Excellence in Scholarship and Learning
French Jewry, 1945–1995
A Portrait of a Western European Community
Michael M. Laskier is professor of modern history in the Department of Middle Eastern History and director of the Center and Endowed Chair for the Study of Resistance Movements named after Israel's former Prime Minister Menachem Begin. His publications include books which concentrate on Israel and the Arab world, inter-Arab politics, Egypt and the Maghreb, Mediterranean politics and society, Jewish–Muslim relations in the lands of Islam and Western Europe, and the relations between the European Union and the Middle Eastern & Maghrebi states.
This comprehensive history of French Jewry in the fifty years covering the end of World War II until the presidential election of May 1995 in the Fifth Republic is also the first study of its kind. Most modern and contemporary histories of the French Jewish communities after 1945 period rely on secondary sources and testimonies by community activists, or selected studies subsumed in conference proceedings. Generally, much of the written history devoted to the modern period that is well documented focuses on the nineteenth century onto the liberation of France in 1944 from Vichy and German domination.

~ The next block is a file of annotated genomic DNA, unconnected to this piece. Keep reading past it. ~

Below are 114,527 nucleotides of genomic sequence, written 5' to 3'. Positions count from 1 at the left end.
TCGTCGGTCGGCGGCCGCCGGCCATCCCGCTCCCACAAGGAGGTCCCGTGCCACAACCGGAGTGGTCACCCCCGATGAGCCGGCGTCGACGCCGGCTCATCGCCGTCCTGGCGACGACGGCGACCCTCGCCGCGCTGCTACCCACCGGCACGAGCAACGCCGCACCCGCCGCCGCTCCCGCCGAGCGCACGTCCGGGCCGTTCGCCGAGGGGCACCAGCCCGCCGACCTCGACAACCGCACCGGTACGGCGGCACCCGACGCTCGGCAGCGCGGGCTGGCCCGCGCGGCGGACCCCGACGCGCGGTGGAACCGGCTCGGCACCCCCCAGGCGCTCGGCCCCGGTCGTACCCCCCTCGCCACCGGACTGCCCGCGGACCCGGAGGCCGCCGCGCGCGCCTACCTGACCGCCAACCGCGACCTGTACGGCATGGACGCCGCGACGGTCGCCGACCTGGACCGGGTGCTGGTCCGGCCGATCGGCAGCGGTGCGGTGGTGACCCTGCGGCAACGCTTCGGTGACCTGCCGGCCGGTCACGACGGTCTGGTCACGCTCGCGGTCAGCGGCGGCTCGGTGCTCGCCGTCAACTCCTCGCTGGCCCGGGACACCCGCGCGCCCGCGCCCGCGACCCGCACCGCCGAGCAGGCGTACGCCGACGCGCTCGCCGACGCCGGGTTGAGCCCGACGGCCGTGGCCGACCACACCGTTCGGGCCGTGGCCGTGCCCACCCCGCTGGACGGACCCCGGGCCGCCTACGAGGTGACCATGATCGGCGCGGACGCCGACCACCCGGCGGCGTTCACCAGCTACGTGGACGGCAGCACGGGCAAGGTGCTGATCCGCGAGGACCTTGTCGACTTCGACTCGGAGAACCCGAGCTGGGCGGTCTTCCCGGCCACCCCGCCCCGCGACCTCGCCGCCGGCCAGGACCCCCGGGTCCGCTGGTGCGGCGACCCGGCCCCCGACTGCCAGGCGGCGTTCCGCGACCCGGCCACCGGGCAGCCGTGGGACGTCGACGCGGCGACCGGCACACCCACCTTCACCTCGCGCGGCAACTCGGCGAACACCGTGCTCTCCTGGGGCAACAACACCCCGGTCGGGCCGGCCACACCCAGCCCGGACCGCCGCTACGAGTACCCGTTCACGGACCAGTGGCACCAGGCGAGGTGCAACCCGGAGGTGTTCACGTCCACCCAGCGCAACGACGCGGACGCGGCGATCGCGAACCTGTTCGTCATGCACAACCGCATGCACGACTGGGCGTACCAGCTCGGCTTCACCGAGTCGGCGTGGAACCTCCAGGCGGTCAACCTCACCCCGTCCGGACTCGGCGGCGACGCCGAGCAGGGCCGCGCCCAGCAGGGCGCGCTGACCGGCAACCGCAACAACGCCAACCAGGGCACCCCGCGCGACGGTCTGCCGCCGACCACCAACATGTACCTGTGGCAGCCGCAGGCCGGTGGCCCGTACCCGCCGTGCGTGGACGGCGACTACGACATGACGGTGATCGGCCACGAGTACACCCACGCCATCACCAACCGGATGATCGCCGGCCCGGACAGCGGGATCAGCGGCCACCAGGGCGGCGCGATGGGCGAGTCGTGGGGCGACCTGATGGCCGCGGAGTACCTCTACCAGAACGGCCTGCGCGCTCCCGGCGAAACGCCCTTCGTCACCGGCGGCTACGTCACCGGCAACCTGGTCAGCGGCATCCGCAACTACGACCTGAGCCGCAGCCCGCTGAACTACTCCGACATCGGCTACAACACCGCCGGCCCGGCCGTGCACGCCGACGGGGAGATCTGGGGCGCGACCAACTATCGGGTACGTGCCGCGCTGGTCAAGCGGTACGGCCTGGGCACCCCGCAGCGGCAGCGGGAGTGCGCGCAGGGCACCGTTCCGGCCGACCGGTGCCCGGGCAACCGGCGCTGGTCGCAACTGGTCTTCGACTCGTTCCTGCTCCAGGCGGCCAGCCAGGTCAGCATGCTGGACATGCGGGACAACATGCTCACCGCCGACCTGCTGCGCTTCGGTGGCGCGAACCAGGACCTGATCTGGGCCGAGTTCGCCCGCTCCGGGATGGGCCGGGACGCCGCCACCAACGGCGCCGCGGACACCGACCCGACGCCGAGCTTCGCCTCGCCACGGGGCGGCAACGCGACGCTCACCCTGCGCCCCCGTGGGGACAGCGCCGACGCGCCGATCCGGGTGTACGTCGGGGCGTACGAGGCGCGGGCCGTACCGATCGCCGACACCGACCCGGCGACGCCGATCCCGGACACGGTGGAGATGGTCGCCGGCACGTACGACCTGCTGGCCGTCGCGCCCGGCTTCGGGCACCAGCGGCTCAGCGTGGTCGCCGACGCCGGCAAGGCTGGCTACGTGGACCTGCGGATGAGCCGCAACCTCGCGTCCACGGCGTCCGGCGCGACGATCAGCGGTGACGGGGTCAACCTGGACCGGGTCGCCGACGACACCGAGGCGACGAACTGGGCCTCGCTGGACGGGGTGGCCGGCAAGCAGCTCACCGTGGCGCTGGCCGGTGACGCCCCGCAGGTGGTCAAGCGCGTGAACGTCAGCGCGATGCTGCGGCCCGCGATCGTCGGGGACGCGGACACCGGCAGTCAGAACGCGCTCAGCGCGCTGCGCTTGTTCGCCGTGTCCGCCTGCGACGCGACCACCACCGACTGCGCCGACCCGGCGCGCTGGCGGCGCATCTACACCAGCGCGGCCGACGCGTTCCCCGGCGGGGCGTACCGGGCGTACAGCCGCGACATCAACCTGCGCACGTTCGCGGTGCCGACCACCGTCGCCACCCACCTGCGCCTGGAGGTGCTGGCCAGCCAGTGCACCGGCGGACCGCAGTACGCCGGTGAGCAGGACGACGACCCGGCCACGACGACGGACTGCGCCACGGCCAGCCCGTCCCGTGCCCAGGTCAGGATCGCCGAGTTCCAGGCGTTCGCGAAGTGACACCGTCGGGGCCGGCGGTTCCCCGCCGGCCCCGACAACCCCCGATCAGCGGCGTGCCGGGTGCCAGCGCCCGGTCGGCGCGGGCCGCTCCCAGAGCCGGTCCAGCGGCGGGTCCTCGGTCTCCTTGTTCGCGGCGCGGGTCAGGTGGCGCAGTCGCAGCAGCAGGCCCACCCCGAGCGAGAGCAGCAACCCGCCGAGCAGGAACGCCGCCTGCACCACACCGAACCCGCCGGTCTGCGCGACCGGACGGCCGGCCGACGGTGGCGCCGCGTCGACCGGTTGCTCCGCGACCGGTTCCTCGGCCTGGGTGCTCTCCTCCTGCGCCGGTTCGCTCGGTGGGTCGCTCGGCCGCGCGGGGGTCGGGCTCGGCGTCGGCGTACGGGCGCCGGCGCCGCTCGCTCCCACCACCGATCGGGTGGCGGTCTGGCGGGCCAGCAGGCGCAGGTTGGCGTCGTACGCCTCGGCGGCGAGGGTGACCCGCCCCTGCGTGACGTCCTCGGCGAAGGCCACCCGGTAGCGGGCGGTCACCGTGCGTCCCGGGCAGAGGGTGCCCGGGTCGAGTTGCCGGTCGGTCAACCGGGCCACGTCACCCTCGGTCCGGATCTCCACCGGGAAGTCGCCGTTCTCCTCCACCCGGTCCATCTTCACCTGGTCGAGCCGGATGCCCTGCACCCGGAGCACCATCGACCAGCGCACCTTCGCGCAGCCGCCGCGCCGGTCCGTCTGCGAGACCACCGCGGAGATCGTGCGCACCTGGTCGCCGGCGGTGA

Having consulted all major archives in France, Israel and the United States that are in French, English, Hebrew, and Yiddish, Michael Laskier provides a fascinating history of the third largest Jewish population concentration after Israel and the United States. Major themes include: the diverse and multiple organizational structures and their vitality; Zionist endeavors and French-Jewish efforts on behalf of the Jewish communities of the Middle East and the Maghreb at the height of the colonial and post-colonial eras; relations with major Jewries in Europe and North America; the influence of American Jewry on its French counterpart; burgeoning ties with the State of Israel in the heydays of the unwritten Franco-Israeli alliance and subsequently when the alliance disintegrated and relations were at their lowest ebb; important communal fundraising activity; and the deep challenges of anti-Semitism related to the Middle East conflict or attributed to domestic trends. At socioeconomic, cultural, educational and intellectual activity levels, this study delves into controversial inter-communal issues as demography, orthodoxy, secularism, assimilation and intermarriage – all of which affected French Jews at the end of the twentieth century.
|Hardback Price:||£90.00 / $125.00|
|Release Date:||To be advised|
|Page Extent / Format:||460 pp. / 246 x 171 mm|
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